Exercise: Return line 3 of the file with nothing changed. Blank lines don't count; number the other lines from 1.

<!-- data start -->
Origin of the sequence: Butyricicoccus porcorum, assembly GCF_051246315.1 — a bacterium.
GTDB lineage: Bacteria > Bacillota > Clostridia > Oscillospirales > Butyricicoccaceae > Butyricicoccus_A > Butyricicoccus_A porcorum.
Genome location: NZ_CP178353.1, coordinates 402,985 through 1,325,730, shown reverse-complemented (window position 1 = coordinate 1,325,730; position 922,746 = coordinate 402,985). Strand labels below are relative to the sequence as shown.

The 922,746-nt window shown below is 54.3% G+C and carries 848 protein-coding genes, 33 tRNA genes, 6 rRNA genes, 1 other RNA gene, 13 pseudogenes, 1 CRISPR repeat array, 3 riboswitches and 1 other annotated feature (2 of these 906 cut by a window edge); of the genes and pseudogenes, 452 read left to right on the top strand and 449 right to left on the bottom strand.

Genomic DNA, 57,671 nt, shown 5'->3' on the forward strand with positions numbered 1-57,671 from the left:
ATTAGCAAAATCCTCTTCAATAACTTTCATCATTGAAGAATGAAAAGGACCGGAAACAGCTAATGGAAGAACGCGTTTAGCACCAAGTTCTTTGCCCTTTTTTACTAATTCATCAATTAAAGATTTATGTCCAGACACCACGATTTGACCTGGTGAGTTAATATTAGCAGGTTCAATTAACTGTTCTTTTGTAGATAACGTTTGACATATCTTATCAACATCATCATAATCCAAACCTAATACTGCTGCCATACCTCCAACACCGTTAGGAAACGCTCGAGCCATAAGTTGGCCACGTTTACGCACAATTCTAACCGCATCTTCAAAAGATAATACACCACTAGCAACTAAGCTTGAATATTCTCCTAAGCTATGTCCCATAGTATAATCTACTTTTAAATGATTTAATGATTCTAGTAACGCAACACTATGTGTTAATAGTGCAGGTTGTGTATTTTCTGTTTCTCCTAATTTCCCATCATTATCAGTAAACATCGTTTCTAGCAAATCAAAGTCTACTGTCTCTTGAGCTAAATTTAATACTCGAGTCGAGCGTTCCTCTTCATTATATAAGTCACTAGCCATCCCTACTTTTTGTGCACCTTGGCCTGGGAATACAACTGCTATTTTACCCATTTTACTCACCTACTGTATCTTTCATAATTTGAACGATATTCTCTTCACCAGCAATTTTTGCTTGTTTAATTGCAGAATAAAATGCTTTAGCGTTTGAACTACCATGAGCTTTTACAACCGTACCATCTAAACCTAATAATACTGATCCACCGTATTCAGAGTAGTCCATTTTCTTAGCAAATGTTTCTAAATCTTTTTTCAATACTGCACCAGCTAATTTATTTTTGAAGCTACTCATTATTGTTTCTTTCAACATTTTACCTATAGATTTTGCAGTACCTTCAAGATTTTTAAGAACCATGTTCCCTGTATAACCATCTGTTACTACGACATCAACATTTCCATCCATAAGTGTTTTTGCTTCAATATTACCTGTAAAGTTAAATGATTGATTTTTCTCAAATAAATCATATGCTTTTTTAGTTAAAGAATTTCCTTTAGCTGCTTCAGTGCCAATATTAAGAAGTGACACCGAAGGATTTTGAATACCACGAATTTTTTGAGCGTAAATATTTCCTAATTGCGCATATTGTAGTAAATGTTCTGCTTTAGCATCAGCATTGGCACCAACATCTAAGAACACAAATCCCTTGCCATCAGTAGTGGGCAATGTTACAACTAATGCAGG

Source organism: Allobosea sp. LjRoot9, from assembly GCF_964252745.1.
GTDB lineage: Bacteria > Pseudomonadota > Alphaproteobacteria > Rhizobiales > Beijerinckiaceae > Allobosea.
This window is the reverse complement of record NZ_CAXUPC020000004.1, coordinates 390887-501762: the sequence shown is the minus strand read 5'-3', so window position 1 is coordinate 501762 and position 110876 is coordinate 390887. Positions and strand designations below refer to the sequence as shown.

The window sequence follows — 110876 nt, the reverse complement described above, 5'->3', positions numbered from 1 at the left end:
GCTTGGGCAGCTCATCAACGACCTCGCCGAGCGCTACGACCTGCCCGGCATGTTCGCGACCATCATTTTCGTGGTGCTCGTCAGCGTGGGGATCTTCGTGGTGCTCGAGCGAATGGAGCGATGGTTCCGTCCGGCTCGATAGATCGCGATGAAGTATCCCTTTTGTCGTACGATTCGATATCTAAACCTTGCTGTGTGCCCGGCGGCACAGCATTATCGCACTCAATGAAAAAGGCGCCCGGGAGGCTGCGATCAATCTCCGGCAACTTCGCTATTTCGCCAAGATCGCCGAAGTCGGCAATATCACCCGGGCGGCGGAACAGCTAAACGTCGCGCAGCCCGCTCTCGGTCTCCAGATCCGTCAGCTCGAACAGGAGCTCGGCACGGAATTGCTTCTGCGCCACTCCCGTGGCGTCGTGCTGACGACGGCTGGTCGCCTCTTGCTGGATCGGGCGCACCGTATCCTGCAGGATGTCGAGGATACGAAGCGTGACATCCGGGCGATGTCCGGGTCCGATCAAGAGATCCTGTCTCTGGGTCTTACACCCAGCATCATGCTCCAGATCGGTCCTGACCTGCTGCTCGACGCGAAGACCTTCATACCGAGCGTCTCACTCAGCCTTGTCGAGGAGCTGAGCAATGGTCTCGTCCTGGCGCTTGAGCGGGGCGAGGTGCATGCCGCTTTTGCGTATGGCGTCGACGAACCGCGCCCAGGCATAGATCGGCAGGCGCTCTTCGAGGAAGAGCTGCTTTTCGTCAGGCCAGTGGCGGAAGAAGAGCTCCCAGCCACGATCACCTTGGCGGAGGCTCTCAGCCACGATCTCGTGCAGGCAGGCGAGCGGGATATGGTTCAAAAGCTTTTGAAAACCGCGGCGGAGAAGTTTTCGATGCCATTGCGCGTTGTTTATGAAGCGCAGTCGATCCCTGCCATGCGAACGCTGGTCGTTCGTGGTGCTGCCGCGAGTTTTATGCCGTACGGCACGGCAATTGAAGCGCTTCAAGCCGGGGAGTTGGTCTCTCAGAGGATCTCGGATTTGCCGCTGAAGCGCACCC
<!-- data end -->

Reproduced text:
Genome location: NZ_CP178353.1, coordinates 402,985 through 1,325,730, shown reverse-complemented (window position 1 = coordinate 1,325,730; position 922,746 = coordinate 402,985). Strand labels below are relative to the sequence as shown.